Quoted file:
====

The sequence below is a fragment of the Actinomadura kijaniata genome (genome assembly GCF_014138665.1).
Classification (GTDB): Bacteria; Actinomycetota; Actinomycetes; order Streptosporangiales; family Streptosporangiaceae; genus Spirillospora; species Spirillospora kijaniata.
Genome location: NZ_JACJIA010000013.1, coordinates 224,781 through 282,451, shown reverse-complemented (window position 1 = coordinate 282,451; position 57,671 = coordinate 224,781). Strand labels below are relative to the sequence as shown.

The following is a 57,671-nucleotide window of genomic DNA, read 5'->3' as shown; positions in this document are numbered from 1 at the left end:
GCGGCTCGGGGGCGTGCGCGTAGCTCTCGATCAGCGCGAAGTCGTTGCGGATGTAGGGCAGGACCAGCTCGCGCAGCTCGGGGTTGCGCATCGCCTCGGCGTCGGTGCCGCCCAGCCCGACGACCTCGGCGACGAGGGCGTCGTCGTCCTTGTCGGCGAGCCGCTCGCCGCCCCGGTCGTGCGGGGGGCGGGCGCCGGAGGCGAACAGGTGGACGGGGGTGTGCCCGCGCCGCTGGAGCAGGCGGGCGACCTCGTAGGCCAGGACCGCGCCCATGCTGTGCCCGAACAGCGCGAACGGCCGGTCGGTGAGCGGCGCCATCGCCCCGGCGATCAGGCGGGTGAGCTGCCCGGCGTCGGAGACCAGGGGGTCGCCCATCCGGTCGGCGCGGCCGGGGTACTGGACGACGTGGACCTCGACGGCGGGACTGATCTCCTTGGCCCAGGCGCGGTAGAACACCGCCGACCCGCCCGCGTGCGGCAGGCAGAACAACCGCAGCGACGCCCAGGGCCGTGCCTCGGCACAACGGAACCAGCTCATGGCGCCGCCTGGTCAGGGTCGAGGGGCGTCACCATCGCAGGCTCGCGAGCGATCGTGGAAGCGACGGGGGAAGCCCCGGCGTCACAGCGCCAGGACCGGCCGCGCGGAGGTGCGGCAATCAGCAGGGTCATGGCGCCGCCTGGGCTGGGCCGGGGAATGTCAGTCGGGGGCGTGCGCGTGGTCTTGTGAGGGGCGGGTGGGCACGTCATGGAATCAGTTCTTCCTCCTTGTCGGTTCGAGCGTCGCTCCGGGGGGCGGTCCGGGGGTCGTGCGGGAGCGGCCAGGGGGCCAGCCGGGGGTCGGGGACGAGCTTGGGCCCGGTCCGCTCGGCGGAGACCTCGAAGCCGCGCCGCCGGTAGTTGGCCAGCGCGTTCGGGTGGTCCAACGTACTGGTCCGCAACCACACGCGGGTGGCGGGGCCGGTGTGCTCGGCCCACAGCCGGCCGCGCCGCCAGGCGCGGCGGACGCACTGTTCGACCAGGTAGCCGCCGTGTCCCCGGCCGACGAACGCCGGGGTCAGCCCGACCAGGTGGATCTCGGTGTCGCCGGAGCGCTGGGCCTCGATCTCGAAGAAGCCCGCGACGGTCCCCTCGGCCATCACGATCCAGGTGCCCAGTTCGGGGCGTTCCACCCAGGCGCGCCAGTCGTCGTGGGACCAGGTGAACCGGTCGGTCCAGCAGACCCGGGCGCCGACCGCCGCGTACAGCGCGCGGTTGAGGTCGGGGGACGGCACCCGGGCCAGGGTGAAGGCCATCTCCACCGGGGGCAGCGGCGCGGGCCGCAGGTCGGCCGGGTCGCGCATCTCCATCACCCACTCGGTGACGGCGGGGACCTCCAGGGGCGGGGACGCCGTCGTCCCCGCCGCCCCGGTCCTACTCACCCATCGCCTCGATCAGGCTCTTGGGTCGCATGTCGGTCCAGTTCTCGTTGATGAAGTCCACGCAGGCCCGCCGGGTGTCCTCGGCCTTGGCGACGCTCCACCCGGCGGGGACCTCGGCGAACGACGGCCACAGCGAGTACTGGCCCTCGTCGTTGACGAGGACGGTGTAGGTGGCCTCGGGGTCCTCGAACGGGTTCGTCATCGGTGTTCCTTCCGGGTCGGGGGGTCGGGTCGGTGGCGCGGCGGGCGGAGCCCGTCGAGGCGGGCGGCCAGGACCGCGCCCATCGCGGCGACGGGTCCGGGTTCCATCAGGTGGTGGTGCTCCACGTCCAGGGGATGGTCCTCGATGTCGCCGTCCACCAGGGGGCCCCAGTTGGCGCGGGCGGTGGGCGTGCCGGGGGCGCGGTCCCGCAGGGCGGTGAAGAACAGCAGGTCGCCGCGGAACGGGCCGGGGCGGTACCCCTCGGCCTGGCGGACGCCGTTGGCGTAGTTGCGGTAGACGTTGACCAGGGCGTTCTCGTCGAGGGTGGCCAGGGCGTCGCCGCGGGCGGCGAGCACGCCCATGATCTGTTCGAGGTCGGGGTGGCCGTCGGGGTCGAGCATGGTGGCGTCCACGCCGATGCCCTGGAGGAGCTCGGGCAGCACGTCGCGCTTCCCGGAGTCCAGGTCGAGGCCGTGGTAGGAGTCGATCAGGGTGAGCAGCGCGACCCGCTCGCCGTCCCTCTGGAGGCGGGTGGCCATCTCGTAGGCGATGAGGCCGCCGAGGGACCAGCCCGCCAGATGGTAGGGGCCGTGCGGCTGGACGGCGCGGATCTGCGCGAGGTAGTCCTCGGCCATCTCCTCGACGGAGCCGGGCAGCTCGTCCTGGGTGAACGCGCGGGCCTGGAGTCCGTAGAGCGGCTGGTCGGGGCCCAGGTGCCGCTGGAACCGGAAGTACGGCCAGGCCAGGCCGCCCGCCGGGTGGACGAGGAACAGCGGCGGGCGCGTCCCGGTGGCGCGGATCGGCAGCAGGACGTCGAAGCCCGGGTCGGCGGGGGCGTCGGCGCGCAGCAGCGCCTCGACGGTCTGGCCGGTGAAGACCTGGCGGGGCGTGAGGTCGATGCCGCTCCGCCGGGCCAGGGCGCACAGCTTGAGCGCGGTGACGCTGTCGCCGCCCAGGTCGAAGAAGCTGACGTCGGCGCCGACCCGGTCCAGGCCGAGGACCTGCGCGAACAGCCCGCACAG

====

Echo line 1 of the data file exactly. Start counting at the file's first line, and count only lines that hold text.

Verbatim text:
The sequence below is a fragment of the Actinomadura kijaniata genome (genome assembly GCF_014138665.1).